Keir Starmer and some of his top shadow ministers have mapped out the Labour Party’s path back to the right.
In a series of speeches over the past week they promised a return to support for the US, long prison time for criminals and cooperation with bankers.
Each speech was designed to show Labour has ditched the left wing politics of previous leader Jeremy Corbyn.
Speaking on Saturday, Starmer declared Labour was proudly “pro-American”.
This means that Labour supports the US as the dominant power, propped up by wars and economic blackmail.
His message was that the anti‑war politics of the left have been pushed back to the margins of the Labour Party.
US politicians and military officials viewed Corbyn as a challenge because of his longstanding opposition to US wars and nuclear weapons.
Starmer wanted to show them that, under his leadership, the Labour Party is back on their side.
He claimed in his speech that Labour would be “a moral force for good in the world”.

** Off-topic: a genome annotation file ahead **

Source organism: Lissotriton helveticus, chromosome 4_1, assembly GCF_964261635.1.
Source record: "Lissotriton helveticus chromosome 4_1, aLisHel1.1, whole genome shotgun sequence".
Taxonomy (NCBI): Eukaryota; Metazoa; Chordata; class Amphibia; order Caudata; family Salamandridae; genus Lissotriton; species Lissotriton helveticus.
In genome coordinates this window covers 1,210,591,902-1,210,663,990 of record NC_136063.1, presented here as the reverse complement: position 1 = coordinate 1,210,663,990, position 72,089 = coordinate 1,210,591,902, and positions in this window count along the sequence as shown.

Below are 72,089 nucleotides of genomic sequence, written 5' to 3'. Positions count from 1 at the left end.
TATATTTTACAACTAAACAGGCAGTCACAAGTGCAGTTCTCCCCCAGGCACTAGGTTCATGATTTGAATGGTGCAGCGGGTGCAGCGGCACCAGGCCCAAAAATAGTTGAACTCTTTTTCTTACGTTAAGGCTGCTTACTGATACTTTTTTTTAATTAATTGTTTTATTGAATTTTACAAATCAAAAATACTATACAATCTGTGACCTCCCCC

But support for the US president Joe Biden—a champion of US wars in Iraq, Syria and Libya—is at the heart of this.
Starmer’s speech was one of several by Labour shadow ministers to the Fabian Society, where Labour thinkers outline their politics.
Shadow home secretary Nick Thomas-Symonds said Labour would tackle police racism—by recruiting more police.
He wanted to show that Labour could be “trusted on policing”, which means more support for the cops.
His main criticism of Tory home secretary Priti Patel was that she had failed to “terrify criminals” as she had promised to do.
Earlier in the week, Labour shadow chancellor Anneliese Dodds promised in a speech to top bankers that Labour would be a “responsible government”.
She said Labour would focus on “value for money and financial control” and “ensure public money is spent effectively and wisely”.
That means Labour has dropped Corbyn’s left wing pledges to spend more money on jobs, pay, public services and the climate crisis.
Dodds said Labour wouldn’t make “eye-catching announcements designed to raise expectations today, only for them to be dashed tomorrow”.
It was a swipe at Corbyn’s previous leadership.
The speeches all mark a betrayal of Starmer’s promise to “defend the legacy of Jeremy Corbyn”—a promise he never meant to keep.
Starmer is showing that Labour’s leaders can ignore their promises to members, and decisions made at conferences, whenever they want.
He wants to make sure Labour will return to being a party that doesn’t challenge the rich or the status quo.
His Labour is not a party that can be relied on to stand up for ordinary people.